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Data from: Evidence for carry-over effects of predator exposure on pathogen transmission potential

Citation

Roux, Olivier et al. (2015), Data from: Evidence for carry-over effects of predator exposure on pathogen transmission potential, Dryad, Dataset, https://doi.org/10.5061/dryad.1c817

Abstract

Accumulating evidence indicates that species interactions such as competition and predation can indirectly alter interactions with other community members, including parasites. For example, presence of predators can induce behavioral defenses in the prey, resulting in a change in susceptibility to parasites. Such predator-induced phenotypic changes may be especially pervasive in prey with discrete larval and adult stages for which exposure to predators during larval development can have strong carry-over effects on adult phenotypes. To our knowledge, no study to date has examined possible carry-over effects of predator exposure on pathogen transmission. We addressed this question using a natural food web consisting of the human malaria parasite Plasmodium falciparum, the mosquito vector Anopheles coluzzii, and a backswimmer, an aquatic predator of mosquito larvae. Although predator exposure did not significantly alter mosquito susceptibility to P. falciparum, it incurred strong fitness costs on other key mosquito life history traits including larval development, adult size, fecundity and longevity. Using an epidemiological model we show that larval predator exposure should overall significantly decrease malaria transmission. These results highlight the importance of taking into account the effect of environmental stressors on disease ecology and epidemiology.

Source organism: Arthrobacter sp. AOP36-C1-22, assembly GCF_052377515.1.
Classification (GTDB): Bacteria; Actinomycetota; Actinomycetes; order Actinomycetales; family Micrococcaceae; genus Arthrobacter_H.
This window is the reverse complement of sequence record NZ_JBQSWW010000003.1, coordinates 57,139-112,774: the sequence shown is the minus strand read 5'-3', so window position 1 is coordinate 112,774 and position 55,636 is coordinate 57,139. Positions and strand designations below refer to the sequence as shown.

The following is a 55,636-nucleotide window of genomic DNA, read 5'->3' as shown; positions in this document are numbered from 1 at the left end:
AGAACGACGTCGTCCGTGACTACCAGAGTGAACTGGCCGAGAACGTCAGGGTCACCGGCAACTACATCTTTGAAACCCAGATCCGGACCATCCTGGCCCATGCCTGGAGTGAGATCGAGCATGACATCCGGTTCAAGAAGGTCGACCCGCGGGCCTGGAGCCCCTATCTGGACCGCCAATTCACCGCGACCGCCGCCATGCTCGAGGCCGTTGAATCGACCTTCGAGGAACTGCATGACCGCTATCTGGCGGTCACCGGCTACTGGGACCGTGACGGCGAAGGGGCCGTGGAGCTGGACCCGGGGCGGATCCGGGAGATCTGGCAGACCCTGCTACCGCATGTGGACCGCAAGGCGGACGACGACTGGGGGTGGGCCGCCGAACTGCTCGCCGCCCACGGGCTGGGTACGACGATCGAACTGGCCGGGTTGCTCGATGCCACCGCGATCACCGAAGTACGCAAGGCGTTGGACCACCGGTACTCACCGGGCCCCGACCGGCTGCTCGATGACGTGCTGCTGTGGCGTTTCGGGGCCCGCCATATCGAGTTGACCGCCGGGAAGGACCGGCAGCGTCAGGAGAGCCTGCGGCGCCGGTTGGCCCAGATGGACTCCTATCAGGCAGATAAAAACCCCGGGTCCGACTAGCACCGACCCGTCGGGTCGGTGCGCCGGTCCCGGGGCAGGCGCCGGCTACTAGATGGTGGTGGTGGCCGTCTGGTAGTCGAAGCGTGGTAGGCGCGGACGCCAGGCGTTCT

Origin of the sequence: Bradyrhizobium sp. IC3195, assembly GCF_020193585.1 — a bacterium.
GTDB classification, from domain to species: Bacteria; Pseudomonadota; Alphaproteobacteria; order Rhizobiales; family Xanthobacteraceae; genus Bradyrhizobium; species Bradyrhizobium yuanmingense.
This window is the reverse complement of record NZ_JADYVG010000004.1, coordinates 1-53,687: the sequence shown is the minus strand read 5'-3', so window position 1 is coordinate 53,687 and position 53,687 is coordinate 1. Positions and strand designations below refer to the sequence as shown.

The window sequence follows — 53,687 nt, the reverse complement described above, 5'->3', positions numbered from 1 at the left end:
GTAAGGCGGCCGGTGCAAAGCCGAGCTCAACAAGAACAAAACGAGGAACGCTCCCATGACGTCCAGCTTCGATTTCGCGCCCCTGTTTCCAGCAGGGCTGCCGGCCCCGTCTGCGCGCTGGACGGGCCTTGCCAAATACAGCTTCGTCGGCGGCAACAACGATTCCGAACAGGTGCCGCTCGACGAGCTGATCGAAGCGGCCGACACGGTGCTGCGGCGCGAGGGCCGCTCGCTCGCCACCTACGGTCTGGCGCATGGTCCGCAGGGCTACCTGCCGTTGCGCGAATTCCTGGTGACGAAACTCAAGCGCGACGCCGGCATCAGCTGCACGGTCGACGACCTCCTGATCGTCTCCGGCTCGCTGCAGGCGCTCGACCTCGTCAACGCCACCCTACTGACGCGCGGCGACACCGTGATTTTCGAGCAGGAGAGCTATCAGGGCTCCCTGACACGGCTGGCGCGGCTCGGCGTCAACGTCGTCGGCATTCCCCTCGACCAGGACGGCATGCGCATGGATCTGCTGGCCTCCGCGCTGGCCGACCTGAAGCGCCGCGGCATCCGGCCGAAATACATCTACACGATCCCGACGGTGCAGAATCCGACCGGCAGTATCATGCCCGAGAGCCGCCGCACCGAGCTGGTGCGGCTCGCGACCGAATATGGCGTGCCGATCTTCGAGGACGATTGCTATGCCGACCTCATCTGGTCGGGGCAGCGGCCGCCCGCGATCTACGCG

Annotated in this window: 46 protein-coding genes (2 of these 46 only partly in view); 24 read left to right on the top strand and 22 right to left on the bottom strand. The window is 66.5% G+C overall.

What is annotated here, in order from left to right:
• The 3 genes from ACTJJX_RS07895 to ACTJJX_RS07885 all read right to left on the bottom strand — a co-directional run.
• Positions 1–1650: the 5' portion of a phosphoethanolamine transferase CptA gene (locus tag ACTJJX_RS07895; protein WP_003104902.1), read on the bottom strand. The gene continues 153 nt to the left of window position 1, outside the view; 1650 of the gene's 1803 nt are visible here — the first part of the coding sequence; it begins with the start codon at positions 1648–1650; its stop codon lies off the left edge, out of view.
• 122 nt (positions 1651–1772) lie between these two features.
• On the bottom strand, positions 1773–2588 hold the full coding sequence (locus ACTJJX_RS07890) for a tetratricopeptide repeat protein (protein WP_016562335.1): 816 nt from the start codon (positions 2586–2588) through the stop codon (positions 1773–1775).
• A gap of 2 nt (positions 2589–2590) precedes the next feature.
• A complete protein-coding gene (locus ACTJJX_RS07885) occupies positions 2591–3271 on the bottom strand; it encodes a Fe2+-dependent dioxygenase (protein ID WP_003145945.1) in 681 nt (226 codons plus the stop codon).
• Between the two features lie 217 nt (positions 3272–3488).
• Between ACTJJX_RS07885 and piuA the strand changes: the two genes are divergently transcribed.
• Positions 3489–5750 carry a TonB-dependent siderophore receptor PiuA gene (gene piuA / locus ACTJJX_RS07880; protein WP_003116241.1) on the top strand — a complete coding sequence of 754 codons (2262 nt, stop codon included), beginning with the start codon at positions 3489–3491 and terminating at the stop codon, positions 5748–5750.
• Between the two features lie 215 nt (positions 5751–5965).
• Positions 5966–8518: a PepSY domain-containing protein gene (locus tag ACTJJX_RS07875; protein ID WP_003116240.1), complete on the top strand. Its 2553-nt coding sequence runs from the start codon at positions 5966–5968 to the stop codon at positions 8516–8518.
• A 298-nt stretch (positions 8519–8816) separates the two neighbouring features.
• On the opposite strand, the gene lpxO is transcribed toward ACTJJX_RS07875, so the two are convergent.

Usage notes

Location

Burkina Faso